About the AuthorJay Devore is Professor Emeritus of Statistics at California Polytechnic State University. He earned his undergraduate degree in Engineering Science from the University of California at Berkeley, spent a year at the University of Sheffield in England, and finished his Ph.D. in statistics at Stanford University. Jay previously taught at the University of Florida and at Oberlin College and has had visiting appointments at Stanford, Harvard, the University of Washington, New York University, and Columbia University. From 1998 to 2006, he served as Chair of the Statistics Department. In addition to this book, Jay has written several widely used engineering statistics texts and a book in applied mathematical statistics. He recently coauthored a text in probability and stochastic processes. He is the recipient of a distinguished teaching award from Cal Poly, is a Fellow of the American Statistical Association , and has served several terms as an Associate Editor of the "Journal of the American Statistical Association." In his spare time, he enjoys reading, cooking and eating good food, tennis, and travel to faraway places. He is especially proud of his wife, Carol, a retired elementary school teacher, his daughter Allison, who has held several highlevel positions in nonprofit organizations in Boston and New York City, and his daughter Teresa, an ESL teacher in New York City.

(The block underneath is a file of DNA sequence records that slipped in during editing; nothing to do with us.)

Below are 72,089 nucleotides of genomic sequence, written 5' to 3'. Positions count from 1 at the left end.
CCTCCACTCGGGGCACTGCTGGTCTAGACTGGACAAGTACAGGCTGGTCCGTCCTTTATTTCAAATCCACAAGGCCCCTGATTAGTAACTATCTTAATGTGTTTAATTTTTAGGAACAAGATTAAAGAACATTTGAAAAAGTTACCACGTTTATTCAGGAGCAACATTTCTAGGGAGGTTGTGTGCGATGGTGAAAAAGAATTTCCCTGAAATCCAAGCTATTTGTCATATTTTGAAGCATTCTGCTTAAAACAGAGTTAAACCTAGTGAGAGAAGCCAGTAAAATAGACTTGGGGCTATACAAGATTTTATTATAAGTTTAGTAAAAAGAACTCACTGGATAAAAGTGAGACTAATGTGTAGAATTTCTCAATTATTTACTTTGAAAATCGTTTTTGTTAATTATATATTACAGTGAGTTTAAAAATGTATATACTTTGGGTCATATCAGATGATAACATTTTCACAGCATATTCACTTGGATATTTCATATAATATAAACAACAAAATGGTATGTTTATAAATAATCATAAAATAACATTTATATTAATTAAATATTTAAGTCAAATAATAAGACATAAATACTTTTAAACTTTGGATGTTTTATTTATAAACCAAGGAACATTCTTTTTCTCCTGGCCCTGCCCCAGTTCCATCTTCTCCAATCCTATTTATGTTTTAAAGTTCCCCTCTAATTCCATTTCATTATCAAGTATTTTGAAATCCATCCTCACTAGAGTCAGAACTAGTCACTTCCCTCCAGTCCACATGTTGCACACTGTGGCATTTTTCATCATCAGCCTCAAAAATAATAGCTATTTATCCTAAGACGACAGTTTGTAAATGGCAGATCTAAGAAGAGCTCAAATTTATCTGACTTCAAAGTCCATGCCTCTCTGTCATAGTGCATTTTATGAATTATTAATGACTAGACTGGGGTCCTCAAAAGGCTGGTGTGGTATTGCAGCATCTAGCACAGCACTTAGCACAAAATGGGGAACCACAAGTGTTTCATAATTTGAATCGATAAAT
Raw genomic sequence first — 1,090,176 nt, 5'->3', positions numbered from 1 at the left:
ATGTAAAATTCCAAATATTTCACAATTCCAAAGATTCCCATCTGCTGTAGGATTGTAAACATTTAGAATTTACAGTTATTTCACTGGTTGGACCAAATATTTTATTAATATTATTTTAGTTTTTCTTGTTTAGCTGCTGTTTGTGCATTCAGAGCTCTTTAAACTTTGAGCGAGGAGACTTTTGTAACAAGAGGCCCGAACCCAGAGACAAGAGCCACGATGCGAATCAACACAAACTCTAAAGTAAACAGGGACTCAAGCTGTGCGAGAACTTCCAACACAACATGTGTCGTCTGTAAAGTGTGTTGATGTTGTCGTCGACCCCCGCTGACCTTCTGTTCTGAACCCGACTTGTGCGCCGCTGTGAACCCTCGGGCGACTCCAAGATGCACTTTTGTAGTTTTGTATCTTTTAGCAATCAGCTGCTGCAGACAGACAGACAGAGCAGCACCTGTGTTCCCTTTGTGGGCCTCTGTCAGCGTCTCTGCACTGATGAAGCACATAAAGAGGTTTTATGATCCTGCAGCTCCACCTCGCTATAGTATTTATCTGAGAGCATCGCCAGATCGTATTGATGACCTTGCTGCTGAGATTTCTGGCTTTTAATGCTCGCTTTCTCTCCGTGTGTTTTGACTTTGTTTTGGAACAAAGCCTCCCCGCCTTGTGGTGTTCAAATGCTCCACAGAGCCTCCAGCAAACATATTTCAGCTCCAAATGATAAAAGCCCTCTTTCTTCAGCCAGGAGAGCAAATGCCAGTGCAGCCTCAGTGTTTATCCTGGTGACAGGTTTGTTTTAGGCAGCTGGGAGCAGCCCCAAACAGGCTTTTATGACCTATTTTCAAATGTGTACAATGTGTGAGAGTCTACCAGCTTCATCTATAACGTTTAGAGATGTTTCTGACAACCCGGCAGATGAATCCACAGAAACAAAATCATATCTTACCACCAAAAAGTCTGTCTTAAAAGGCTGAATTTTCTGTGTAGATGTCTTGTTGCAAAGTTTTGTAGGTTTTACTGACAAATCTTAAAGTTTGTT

Table of Contents1. OVERVIEW AND DESCRIPTIVE STATISTICS. Populations, Samples, and Processes. Pictorial and Tabular Methods in Descriptive Statistics. Measures of Location. Measures of Variability. 2. PROBABILITY. Sample Spaces and Events. Axioms, Interpretations, and Properties of Probability. Counting Techniques. Conditional Probability. Independence. 3. DISCRETE RANDOM VARIABLES AND PROBABILITY DISTRIBUTIONS. Random Variables. Probability Distributions for Discrete Random Variables. Expected Values of Discrete Random Variables. The Binomial Probability Distribution. Hypergeometric and Negative Binomial Distributions. The Poisson Probability Distribution. 4. CONTINUOUS RANDOM VARIABLES AND PROBABILITY DISTRIBUTIONS. Continuous Random Variables and Probability Density Functions. Cumulative Distribution Functions and Expected Values. The Normal Distribution. The Exponential and Gamma Distribution. Other Continuous Distributions. Probability Plots. 5. JOINT PROBABILITY DISTRIBUTIONS AND RANDOM SAMPLES. Jointly Distributed Random Variables. Expected Values, Covariance, and Correlation. Statistics and Their Distributions. The Distribution of the Sample Mean. The Distribution of a Linear Combination. 6. POINT ESTIMATION. Some General Concepts of Point Estimation. Methods of Point Estimation. 7. STATISTICAL INTERVALS BASED ON A SINGLE SAMPLE. Basic Properties of Confidence Intervals. LargeSample Confidence Intervals for a Population Mean and Proportion. Intervals Based on a Normal Population Distribution. Confidence Intervals for the Variance and Standard Deviation of a Normal Population. 8. TESTS OF HYPOTHESES BASED ON A SINGLE SAMPLE. Hypothesis and Test Procedures. Tests About a Population Mean. Tests Concerning a Population Proportion. PValues. Some Comments on Selecting a Test. 9. INFERENCES BASED ON TWO SAMPLES. z Tests and Confidence Intervals for a Difference Between Two Population Means. The TwoSample t Test and Confidence Interval. Analysis of Paired Data. Inferences Concerning a Difference Between Population Proportions. Inferences Concerning Two Population Variances. 10. THE ANALYSIS OF VARIANCE. SingleFactor ANOVA. Multiple Comparisons in ANOVA. More on SingleFactor ANOVA. 11. MULTIFACTOR ANALYSIS OF VARIANCE. TwoFactor ANOVA with Kij = 1. TwoFactor ANOVA with Kij > 1. ThreeFactor ANOVA. 2p Factorial Experiments. 12. SIMPLE LINEAR REGRESSION AND CORRELATION. The Simple Linear Regression Model. Estimating Model Parameters. Inferences About the Slope Parameter â1. Inferences Concerning µYx* and the Prediction of Future Y Values. Correlation. 13. NONLINEAR AND MULTIPLE REGRESSION. Aptness of the Model and Model Checking. Regression with Transformed Variables. Polynomial Regression. Multiple Regression Analysis. Other Issues in Multiple Regression. 14. GOODNESSOFFIT TESTS AND CATEGORICAL DATA ANALYSIS. GoodnessofFit Tests When Category Probabilities are Completely Specified. Goodness of Fit for Composite Hypotheses. TwoWay Contingency Tables. 15. DISTRIBUTIONFREE PROCEDURES. The Wilcoxon SignedRank Test. The Wilcoxon RankSum Test. DistributionFree Confidence Intervals. DistributionFree ANOVA. 16. QUALITY CONTROL METHODS. General Comments on Control Charts. Control Charts fort Process Location. Control Charts for Process Variation. Control Charts for Attributes. CUSUM Procedures. Acceptance Sampling. APPENDIX TABLES. Cumulative Binomial Probabilities. Cumulative Poisson Probabilities. Standard Normal Curve Areas. The Incomplete Gamma Function. Critical Values for t Distributions. Tolerance Critical Values for Normal Population Distributions. Critical Values for ChiSquared Distributions. t Curve Tail Areas. Critical Values for F Distributions. Critical Values for Studentized Range Distributions. ChiSquared Curve Tail Areas. Critical Values for the RyanJoiner Test of Normality. Critical Values for the Wilcoxon SignedRank Test. Critical Values for the Wilcoxon RankSum Test. Critical Values for the Wilcoxon SignedRank Interval. Critical Values for the Wilcoxon RankSum Interval. â Curves for t Tests. Answers to OddNumbered Exercises. Index.